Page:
I'll admit it: I adore Kim Fox's artwork in a way that makes me feel like I'm shopping for shoes, not standing in a museum. And if that's not serious enough for the art snobs, too bad. Her paintings are sweet, graphic and a little girly. (I'm straining not to use the c-word here. No, not that one – "cute.") Birds and trees pop up over and over again, as do chunks of text layered over images. She's also branched out into small mixed-media works – boxes containing poetic assemblages of old photographs, bits of wallpaper, stamps, keys … the assembled flotsam somehow adding up to create a tiny atmosphere.

Fox and husband Steve Burry moved to Pittsburgh in 2004, so her art opening this week (at Stardust Video & Coffee) is a rare chance to see not just her work, but Fox herself. There'll also be evidence of her newest obsession: beekeeping.

OW: You moved to Pittsburgh almost two years ago. Have different people, different weather, different light, etc., changed your work in any way?

Fox: Absolutely. I grew up in western Pennsylvania with all four seasons. I think that after a few years in Orlando I realized that I couldn't get used to one long season. It has been fascinating to come back as an adult and really experience what four seasons do to your psyche. We live very differently depending on what season it is – we eat different food, we do different things, we go to different places.

There really is a sense that people hibernate. We live in a groovy neighborhood that is super tight-knit, but you don't see people over the winter. In the spring, everyone starts to venture back outdoors, and you reconnect with people. And visually – it's a treat. Right now things are dead and brown and black. It's very stark. It's hard to imagine that soon it'll be green and blue and people will be kayaking on the rivers again.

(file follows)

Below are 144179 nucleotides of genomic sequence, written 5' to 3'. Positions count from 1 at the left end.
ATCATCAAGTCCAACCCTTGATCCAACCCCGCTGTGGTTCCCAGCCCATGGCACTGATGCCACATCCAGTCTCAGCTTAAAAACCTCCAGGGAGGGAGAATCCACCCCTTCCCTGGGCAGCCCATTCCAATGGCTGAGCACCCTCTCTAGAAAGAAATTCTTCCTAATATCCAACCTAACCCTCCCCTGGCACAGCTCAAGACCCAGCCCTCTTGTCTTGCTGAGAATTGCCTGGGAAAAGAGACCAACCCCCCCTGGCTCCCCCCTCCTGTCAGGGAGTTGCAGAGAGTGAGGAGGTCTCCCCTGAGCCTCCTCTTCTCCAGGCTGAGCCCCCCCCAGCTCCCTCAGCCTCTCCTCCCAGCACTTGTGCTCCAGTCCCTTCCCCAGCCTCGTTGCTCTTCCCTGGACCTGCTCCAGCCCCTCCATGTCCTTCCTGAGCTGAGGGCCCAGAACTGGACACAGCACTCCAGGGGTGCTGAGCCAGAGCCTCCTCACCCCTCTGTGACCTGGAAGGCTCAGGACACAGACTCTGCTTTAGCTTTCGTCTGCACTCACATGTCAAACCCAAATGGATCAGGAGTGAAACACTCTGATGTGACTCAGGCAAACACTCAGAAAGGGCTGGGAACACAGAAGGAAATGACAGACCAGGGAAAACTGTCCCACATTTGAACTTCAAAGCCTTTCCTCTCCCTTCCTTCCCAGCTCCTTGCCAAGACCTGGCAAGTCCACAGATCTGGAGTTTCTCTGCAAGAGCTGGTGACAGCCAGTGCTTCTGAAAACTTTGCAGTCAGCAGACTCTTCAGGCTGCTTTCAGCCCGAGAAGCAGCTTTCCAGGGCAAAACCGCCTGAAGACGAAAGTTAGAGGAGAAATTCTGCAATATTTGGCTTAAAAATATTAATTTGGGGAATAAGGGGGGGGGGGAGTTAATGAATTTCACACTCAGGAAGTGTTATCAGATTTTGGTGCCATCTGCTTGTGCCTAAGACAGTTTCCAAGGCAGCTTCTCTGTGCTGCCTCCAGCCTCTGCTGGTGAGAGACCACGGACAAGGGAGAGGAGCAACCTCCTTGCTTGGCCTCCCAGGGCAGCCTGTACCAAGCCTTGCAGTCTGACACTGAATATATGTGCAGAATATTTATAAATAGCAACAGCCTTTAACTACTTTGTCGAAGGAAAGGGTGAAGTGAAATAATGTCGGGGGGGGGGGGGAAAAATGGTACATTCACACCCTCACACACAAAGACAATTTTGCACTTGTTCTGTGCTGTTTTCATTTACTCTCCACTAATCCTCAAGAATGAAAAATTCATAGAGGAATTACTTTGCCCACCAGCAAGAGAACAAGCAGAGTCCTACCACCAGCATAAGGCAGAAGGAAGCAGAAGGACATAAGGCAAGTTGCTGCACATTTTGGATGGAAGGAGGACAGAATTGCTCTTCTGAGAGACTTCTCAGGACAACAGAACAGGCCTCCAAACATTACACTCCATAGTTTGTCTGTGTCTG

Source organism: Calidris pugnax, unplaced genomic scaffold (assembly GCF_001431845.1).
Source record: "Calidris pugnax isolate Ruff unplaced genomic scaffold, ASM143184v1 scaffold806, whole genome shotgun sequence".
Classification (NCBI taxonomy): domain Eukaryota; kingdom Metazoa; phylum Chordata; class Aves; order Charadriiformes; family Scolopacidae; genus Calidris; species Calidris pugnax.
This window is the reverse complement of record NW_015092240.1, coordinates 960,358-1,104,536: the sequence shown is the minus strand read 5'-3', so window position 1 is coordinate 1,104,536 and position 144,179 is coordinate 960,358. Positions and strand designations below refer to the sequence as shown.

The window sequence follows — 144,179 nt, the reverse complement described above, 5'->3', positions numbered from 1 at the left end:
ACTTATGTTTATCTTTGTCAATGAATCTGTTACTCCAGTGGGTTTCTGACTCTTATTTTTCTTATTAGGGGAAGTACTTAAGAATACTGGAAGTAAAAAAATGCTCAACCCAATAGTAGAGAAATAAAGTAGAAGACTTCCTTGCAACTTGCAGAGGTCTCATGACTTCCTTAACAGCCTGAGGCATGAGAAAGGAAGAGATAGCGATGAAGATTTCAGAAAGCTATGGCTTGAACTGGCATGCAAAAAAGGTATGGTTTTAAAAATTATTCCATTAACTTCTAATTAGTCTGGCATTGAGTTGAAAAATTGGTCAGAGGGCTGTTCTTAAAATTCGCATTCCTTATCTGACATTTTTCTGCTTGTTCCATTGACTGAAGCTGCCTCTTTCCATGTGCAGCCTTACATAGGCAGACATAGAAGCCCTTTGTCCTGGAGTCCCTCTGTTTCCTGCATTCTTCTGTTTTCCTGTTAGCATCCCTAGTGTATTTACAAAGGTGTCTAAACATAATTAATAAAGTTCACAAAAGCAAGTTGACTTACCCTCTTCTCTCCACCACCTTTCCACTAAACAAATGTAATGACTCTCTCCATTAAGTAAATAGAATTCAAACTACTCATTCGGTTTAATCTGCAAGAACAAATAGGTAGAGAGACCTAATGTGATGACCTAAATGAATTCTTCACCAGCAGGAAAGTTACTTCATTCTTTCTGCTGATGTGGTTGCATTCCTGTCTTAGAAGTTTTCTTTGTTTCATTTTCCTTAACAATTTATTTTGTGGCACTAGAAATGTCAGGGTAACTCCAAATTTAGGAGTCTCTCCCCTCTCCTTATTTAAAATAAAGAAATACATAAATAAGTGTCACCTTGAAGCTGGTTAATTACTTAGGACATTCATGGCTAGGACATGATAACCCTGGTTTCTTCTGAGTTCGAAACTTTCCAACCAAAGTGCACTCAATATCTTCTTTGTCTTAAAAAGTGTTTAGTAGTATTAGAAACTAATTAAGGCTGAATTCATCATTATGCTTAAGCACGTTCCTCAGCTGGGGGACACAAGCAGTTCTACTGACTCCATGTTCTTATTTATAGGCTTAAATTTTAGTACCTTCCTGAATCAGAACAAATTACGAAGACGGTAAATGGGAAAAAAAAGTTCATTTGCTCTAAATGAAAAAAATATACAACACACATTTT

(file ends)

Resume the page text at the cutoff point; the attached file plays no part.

I just finished designing a baby shower invitation for a friend, and I called her and said, "I've been painting, and I'm in a very blustery-wintry-color-scheme these days, and this is maybe not what you want for your baby shower!" The light changes and what I look at changes and what I paint changes.

OW: Aside from your work, how do you feel about Pittsburgh in general? Vis-à-vis Orlando?

Fox: Pittsburgh is nothing like Orlando. Except that there are really great people here, too. It's old. It's industrial. Neighbor-hoods reign supreme here. There are remnants of immigrant neighborhoods that I wish were as strong as they once were, but I guess each successive generation becomes more and more Americanized. Polish Hill, Deutschtown, South Side Slopes, Observatory Hill, Bloomfield and my favorite – the Mexican War Streets – they're all different and unique. The city sits on three rivers so we have bridges everywhere. It's a visually exciting city. Because of all the hills and bridges and rivers every few feet that you walk or drive, your entire vista changes. Oh, and our boys, the Steelers, are the Super Bowl champions.

OW: A lot of the work you exhibited before you left had a recurring motif of birds, but you also branched into some small installations and assemblages of found objects. The name of this show is Birds+Bees, so I assume the bird motif is still strong with you. How about the other stuff? The modified books, Cornell boxes, etc.?